The biggest news in wine this week was, of course, the appearance in Napa of Just the Tipsy wine in penis-shaped bottles, which is basically the logical (and classier) conclusion of wineries putting their production in ever-heavier bottles.
Wine journalists rarely need an excuse to take this kind of story for a walk so this correspondent will leave it to others to lay it on thick with the double-entendres.
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Sure, Croatia's bid to push for the legal protection of its sweet, white Pro?ek wines (in the face of Italian ojection on behalf of its sparkling white Prosecco producers) took another step forward with lawmakers agreeing to hear their submission, but here are some of the stories you might have missed:
Believe it or not, it's a classic move. It also takes some "couilles" (balls), as the French would say, to secretly harvest 80 ares (two acres) of Champagne grapes from under the nose of a local viticulturist – and a French army veteran at that.
But that's what happened to 34 year-old Morgan Moutaud this week in Le Mesnil-le Huttier, 15km (nine miles) west of épernay, in Champagne's Vallée de la Marne subregion. Moutaud says the thieves took off with around 70 percent of his production. But he's not alone.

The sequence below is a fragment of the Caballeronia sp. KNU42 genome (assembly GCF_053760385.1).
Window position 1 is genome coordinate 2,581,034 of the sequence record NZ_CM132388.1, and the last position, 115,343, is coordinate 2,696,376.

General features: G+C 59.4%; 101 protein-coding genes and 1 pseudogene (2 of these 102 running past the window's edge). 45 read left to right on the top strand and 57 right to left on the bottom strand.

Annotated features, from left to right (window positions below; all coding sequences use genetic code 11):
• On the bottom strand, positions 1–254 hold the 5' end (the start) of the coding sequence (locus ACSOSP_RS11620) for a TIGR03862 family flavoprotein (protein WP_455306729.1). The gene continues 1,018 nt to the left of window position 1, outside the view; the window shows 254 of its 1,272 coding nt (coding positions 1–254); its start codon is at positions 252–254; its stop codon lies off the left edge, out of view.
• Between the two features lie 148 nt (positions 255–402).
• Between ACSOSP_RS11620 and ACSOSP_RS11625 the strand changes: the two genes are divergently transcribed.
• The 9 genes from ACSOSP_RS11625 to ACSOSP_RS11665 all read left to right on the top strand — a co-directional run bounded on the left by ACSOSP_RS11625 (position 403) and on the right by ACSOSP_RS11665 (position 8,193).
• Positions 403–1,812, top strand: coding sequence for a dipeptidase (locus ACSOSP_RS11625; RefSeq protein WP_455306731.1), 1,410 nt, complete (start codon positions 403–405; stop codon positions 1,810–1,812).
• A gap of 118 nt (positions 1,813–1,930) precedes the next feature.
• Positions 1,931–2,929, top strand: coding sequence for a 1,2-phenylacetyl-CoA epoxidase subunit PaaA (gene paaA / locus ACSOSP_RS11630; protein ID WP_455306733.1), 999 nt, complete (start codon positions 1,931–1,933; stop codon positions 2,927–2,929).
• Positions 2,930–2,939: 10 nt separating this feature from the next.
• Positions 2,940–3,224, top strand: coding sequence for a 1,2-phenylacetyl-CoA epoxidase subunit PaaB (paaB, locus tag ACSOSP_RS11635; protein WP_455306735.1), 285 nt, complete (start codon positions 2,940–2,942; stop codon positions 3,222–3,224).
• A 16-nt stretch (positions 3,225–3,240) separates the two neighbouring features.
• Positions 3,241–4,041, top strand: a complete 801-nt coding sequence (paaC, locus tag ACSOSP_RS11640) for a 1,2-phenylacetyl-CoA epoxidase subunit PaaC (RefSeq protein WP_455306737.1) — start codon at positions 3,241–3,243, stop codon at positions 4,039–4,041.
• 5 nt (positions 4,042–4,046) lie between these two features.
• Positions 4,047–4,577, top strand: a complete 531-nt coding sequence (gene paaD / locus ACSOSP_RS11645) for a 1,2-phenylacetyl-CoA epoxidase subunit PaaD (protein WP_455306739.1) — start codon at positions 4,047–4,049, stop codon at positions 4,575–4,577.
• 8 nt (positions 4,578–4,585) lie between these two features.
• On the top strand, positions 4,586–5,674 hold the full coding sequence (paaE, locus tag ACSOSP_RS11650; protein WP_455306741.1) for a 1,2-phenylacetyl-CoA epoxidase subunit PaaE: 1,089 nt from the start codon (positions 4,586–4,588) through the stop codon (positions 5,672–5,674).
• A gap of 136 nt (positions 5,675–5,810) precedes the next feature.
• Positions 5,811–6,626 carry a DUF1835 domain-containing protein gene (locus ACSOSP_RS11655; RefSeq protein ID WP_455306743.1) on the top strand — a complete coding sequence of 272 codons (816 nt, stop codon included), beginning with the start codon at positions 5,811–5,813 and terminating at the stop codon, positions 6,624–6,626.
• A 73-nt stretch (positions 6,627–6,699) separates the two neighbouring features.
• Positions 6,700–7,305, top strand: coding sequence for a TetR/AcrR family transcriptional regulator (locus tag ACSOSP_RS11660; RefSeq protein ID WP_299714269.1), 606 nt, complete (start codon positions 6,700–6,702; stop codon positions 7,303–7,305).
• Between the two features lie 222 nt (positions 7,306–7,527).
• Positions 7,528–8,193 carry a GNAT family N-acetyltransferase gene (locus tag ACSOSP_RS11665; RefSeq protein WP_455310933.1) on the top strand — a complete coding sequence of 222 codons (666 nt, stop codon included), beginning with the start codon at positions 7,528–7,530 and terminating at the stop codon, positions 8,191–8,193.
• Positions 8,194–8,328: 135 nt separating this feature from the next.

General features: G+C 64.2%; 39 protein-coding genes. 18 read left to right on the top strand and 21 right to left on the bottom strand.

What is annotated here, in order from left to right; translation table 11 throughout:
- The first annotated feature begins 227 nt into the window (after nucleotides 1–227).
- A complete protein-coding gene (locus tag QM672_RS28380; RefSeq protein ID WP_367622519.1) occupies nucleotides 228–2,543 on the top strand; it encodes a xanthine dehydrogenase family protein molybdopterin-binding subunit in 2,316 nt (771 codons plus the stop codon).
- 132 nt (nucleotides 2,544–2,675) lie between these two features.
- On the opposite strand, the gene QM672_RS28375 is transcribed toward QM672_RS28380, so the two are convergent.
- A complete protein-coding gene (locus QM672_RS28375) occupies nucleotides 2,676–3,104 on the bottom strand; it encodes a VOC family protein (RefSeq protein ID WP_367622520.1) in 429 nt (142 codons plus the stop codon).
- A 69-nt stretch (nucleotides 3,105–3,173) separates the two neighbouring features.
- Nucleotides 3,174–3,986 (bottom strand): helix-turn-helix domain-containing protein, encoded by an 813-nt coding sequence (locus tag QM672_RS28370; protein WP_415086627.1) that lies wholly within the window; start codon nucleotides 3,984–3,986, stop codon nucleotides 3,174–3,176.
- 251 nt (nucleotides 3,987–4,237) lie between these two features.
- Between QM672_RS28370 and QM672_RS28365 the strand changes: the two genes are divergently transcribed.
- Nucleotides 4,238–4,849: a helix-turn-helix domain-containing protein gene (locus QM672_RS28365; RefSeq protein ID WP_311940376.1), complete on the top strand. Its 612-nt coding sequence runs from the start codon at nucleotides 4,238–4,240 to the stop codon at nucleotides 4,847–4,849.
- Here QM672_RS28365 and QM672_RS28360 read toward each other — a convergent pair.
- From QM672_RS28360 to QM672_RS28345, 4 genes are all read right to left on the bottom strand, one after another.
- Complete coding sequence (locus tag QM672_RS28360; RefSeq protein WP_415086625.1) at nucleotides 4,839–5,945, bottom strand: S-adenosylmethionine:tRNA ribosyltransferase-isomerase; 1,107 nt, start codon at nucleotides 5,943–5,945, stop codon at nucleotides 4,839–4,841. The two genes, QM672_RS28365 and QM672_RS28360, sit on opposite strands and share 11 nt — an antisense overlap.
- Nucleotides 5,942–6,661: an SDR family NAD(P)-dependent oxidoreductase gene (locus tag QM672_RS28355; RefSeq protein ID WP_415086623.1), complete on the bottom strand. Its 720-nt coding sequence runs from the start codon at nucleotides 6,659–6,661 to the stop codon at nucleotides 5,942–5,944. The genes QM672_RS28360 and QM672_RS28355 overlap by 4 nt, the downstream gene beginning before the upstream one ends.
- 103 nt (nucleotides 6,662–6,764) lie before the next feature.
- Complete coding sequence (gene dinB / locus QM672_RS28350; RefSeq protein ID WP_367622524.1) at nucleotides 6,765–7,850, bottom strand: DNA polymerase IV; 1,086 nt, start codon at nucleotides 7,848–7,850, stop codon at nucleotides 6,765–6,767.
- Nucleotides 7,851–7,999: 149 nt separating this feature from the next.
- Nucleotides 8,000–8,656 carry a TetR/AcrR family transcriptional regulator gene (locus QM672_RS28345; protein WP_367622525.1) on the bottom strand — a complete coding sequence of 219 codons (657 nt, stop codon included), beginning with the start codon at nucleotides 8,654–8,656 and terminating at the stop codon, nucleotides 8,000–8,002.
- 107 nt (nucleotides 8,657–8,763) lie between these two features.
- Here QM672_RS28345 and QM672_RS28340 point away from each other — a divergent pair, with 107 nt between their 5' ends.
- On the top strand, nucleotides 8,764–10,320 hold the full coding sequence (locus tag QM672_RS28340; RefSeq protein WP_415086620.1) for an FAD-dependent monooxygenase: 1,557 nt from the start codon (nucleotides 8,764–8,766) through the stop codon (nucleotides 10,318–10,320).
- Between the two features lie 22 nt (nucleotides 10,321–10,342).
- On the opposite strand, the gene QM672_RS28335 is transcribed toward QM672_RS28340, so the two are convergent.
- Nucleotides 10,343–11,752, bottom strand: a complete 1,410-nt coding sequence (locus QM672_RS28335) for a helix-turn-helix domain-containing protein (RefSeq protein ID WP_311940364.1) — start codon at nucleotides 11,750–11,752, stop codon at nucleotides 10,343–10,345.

"There are several of us viticulturists in this situation," Moutaud told regional news station Union. "We go around around at night and we try to organize ourselves – as best we can – to avoid this theft."
This is not, however, an isolated incident in Champagne. It appears the region has form with grape theft occurring in years of hardship.
"It's a classic move," Ay-based producer René Goutorbe told French news outlet Capital back in 2019, "especially in low-yielding vintages. You often hear that someone's had 400kg [of grapes] stolen from their vines."
The 2021 growing season has been a tough one in France and Champagne has not been spared. The spring frosts earlier this year and the appearance of mildew in the vineyards over the season could account for a reduction in yield of around 50 percent in some areas, according to recent reports.
Recent rains will have likely had a further detrimental effect (in some areas of southern France and the Languedoc, rains midweek have ruined complete blocks) and it is possible fruit theft will not be confined to Champagne.
The first commercial vintage from a pioneering vineyard using automated solar-panel shading got under way this week in France's southern Pyrénées-Orientales department. Domaine de Nidolères, in Tresserre, in the Rivesaltes and Côtes du Roussillon regions has, since 2009, been a testbed for solar panel vine-shading but it wasn't until 2019 that the domaine installed an automated louvre system programmed to shade the vines when they were deemed to have had enough sunlight.
In a broad collaboration with, among others, Sun'R (specialists in solar energy and its agricultural applications, known as "agrovoltaics"), France's national vineyard researcher INRA, and the Pyrénées Chamber of Agriculture, the project reportedly protects leaves and grapes from sunburn, slows ripening (and over-accumulation of sugars in the grapes), retains acidity, and reduces evapo-transpiration (effectively reducing irrigation requirements).